Astronomy Picture of the Day

Discover the cosmos! Each day a different image or photograph of our fascinating universe is featured, along with a brief explanation written by a professional astronomer.

2007 November 29
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Stardust in Perseus
Credit & Copyright: Jeff Lunglhofer

Explanation: This cosmic expanse of dust, gas, and stars covers some 4 degrees on the sky in the heroic constellation Perseus. Centered in the gorgeous skyscape is the dusty blue reflection nebula NGC 1333, about 1,000 light-years away. At that estimated distance, the field of view is nearly 70 light-years across. Other reflection nebulae are scattered around, along with remarkable dark dust nebulae and the faint reddish glow of hydrogen gas. These dust and gas clouds lie near the edge of a large molecular cloud. Themselves telltale signs of star-forming regions, they tend to hide the newly formed stars and young stellar objects or protostars from prying optical telescopes. Collapsing due to self-gravity, the protostars form around dense cores embedded in the molecular cloud.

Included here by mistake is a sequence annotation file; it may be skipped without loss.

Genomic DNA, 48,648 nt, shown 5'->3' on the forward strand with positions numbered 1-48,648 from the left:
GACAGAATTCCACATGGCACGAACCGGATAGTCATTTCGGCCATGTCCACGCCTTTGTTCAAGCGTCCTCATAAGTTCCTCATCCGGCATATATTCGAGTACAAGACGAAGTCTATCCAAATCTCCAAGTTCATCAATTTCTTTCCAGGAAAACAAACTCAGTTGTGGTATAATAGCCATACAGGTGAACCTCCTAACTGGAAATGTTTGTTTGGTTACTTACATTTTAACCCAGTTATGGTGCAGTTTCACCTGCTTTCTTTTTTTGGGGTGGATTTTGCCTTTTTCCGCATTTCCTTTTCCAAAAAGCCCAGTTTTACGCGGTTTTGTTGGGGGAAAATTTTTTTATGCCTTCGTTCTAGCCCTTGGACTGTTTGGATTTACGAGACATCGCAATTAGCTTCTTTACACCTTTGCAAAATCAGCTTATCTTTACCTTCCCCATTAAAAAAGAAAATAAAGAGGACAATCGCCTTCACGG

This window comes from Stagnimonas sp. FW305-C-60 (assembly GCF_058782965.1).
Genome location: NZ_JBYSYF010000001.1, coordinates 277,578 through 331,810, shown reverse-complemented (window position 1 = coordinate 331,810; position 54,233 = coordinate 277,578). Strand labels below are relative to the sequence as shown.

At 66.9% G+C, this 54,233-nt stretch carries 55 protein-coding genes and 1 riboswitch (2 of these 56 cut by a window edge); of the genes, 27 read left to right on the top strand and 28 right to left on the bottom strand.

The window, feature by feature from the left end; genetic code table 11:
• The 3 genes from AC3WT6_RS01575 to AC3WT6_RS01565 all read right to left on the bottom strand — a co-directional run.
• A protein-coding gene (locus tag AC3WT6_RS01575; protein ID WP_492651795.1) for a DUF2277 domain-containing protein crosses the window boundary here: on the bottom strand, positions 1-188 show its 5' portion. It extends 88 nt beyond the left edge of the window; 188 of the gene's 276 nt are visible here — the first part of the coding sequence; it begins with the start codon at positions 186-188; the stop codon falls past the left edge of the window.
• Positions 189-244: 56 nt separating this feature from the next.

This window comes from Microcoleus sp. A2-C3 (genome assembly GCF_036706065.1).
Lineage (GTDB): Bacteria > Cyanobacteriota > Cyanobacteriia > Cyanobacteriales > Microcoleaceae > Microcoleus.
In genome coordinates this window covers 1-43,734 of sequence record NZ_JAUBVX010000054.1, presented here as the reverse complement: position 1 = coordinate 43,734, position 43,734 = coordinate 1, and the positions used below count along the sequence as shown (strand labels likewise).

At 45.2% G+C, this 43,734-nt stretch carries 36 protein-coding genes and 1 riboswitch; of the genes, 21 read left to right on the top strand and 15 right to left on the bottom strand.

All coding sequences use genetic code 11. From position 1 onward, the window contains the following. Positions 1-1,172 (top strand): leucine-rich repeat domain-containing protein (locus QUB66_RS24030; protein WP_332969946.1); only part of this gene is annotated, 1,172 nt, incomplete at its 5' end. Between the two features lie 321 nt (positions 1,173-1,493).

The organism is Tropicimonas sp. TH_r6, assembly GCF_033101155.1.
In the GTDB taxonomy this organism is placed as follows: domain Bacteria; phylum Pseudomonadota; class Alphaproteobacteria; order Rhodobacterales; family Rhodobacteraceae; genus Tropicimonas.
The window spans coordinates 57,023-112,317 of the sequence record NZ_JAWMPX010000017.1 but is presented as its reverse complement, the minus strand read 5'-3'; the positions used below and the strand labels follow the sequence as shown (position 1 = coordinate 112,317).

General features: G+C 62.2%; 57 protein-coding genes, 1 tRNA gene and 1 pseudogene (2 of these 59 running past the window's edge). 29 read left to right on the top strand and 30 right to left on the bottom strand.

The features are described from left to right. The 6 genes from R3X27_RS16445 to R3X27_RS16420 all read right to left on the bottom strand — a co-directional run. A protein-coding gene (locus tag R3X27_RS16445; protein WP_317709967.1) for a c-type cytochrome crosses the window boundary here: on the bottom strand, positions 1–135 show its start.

Tomorrow's picture: the snows of Aristarchus

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